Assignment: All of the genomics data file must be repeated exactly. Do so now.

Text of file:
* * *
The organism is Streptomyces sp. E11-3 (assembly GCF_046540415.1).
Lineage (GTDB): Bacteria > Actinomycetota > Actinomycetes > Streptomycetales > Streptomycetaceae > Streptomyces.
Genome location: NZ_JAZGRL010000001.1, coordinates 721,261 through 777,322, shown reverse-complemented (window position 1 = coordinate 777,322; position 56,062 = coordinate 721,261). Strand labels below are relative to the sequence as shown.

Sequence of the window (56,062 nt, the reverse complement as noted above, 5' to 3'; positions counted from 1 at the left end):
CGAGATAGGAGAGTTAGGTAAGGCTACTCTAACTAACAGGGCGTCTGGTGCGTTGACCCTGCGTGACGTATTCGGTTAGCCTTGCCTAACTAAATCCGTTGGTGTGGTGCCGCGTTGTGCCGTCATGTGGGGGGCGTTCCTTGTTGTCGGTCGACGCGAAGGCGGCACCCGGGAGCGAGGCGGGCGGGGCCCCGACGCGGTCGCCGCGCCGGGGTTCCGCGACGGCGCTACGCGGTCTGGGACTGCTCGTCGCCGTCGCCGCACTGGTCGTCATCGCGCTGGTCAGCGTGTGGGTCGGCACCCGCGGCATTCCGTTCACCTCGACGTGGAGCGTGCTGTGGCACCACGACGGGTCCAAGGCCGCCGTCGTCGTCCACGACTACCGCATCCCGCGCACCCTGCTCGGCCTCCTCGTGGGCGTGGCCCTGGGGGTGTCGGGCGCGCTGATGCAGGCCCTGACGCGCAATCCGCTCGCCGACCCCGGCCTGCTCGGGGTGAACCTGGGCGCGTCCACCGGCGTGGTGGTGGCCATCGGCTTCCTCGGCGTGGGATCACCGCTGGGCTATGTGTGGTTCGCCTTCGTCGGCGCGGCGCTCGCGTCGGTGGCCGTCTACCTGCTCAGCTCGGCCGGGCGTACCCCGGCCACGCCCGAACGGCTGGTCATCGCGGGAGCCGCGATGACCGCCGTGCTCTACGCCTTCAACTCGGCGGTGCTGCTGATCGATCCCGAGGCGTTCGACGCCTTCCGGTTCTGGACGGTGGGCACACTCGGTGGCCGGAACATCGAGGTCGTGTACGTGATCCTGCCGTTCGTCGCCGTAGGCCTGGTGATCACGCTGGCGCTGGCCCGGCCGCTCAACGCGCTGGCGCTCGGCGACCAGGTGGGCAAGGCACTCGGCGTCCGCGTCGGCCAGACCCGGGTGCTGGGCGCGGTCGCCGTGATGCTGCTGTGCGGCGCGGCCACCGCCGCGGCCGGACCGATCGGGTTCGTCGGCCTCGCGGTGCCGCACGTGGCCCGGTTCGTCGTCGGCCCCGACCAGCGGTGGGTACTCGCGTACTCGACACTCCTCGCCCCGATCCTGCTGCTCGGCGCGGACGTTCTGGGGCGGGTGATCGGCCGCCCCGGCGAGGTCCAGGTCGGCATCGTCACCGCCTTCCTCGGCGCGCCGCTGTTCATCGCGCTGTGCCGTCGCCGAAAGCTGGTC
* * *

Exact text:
The organism is Streptomyces sp. E11-3 (assembly GCF_046540415.1).
Lineage (GTDB): Bacteria > Actinomycetota > Actinomycetes > Streptomycetales > Streptomycetaceae > Streptomyces.
Genome location: NZ_JAZGRL010000001.1, coordinates 721,261 through 777,322, shown reverse-complemented (window position 1 = coordinate 777,322; position 56,062 = coordinate 721,261). Strand labels below are relative to the sequence as shown.

Sequence of the window (56,062 nt, the reverse complement as noted above, 5' to 3'; positions counted from 1 at the left end):
CGAGATAGGAGAGTTAGGTAAGGCTACTCTAACTAACAGGGCGTCTGGTGCGTTGACCCTGCGTGACGTATTCGGTTAGCCTTGCCTAACTAAATCCGTTGGTGTGGTGCCGCGTTGTGCCGTCATGTGGGGGGCGTTCCTTGTTGTCGGTCGACGCGAAGGCGGCACCCGGGAGCGAGGCGGGCGGGGCCCCGACGCGGTCGCCGCGCCGGGGTTCCGCGACGGCGCTACGCGGTCTGGGACTGCTCGTCGCCGTCGCCGCACTGGTCGTCATCGCGCTGGTCAGCGTGTGGGTCGGCACCCGCGGCATTCCGTTCACCTCGACGTGGAGCGTGCTGTGGCACCACGACGGGTCCAAGGCCGCCGTCGTCGTCCACGACTACCGCATCCCGCGCACCCTGCTCGGCCTCCTCGTGGGCGTGGCCCTGGGGGTGTCGGGCGCGCTGATGCAGGCCCTGACGCGCAATCCGCTCGCCGACCCCGGCCTGCTCGGGGTGAACCTGGGCGCGTCCACCGGCGTGGTGGTGGCCATCGGCTTCCTCGGCGTGGGATCACCGCTGGGCTATGTGTGGTTCGCCTTCGTCGGCGCGGCGCTCGCGTCGGTGGCCGTCTACCTGCTCAGCTCGGCCGGGCGTACCCCGGCCACGCCCGAACGGCTGGTCATCGCGGGAGCCGCGATGACCGCCGTGCTCTACGCCTTCAACTCGGCGGTGCTGCTGATCGATCCCGAGGCGTTCGACGCCTTCCGGTTCTGGACGGTGGGCACACTCGGTGGCCGGAACATCGAGGTCGTGTACGTGATCCTGCCGTTCGTCGCCGTAGGCCTGGTGATCACGCTGGCGCTGGCCCGGCCGCTCAACGCGCTGGCGCTCGGCGACCAGGTGGGCAAGGCACTCGGCGTCCGCGTCGGCCAGACCCGGGTGCTGGGCGCGGTCGCCGTGATGCTGCTGTGCGGCGCGGCCACCGCCGCGGCCGGACCGATCGGGTTCGTCGGCCTCGCGGTGCCGCACGTGGCCCGGTTCGTCGTCGGCCCCGACCAGCGGTGGGTACTCGCGTACTCGACACTCCTCGCCCCGATCCTGCTGCTCGGCGCGGACGTTCTGGGGCGGGTGATCGGCCGCCCCGGCGAGGTCCAGGTCGGCATCGTCACCGCCTTCCTCGGCGCGCCGCTGTTCATCGCGCTGTGCCGTCGCCGAAAGCTGGTC